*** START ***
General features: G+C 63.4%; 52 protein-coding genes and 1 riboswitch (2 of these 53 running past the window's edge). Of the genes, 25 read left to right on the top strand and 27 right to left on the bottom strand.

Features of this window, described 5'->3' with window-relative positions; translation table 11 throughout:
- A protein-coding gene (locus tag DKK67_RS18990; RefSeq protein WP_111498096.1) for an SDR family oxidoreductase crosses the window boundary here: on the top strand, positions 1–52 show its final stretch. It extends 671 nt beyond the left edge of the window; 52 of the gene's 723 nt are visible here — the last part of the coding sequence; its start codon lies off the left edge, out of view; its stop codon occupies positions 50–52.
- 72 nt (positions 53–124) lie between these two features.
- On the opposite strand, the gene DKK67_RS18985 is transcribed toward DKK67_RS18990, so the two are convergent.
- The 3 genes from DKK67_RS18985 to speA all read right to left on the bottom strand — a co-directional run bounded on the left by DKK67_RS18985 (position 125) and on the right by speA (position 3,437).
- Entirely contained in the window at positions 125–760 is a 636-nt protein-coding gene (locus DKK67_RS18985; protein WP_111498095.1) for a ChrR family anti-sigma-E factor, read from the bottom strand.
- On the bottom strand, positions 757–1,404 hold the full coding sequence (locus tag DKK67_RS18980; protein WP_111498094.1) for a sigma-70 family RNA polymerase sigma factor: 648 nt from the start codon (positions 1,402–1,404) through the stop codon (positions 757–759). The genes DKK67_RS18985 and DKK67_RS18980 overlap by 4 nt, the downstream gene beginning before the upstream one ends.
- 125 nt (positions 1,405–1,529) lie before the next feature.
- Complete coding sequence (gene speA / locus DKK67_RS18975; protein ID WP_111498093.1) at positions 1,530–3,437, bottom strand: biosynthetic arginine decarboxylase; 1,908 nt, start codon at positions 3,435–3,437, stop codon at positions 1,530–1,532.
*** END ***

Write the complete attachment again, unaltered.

General features: G+C 63.4%; 52 protein-coding genes and 1 riboswitch (2 of these 53 running past the window's edge). Of the genes, 25 read left to right on the top strand and 27 right to left on the bottom strand.

Features of this window, described 5'->3' with window-relative positions; translation table 11 throughout:
- A protein-coding gene (locus tag DKK67_RS18990; RefSeq protein WP_111498096.1) for an SDR family oxidoreductase crosses the window boundary here: on the top strand, positions 1–52 show its final stretch. It extends 671 nt beyond the left edge of the window; 52 of the gene's 723 nt are visible here — the last part of the coding sequence; its start codon lies off the left edge, out of view; its stop codon occupies positions 50–52.
- 72 nt (positions 53–124) lie between these two features.
- On the opposite strand, the gene DKK67_RS18985 is transcribed toward DKK67_RS18990, so the two are convergent.
- The 3 genes from DKK67_RS18985 to speA all read right to left on the bottom strand — a co-directional run bounded on the left by DKK67_RS18985 (position 125) and on the right by speA (position 3,437).
- Entirely contained in the window at positions 125–760 is a 636-nt protein-coding gene (locus DKK67_RS18985; protein WP_111498095.1) for a ChrR family anti-sigma-E factor, read from the bottom strand.
- On the bottom strand, positions 757–1,404 hold the full coding sequence (locus tag DKK67_RS18980; protein WP_111498094.1) for a sigma-70 family RNA polymerase sigma factor: 648 nt from the start codon (positions 1,402–1,404) through the stop codon (positions 757–759). The genes DKK67_RS18985 and DKK67_RS18980 overlap by 4 nt, the downstream gene beginning before the upstream one ends.
- 125 nt (positions 1,405–1,529) lie before the next feature.
- Complete coding sequence (gene speA / locus DKK67_RS18975; protein ID WP_111498093.1) at positions 1,530–3,437, bottom strand: biosynthetic arginine decarboxylase; 1,908 nt, start codon at positions 3,435–3,437, stop codon at positions 1,530–1,532.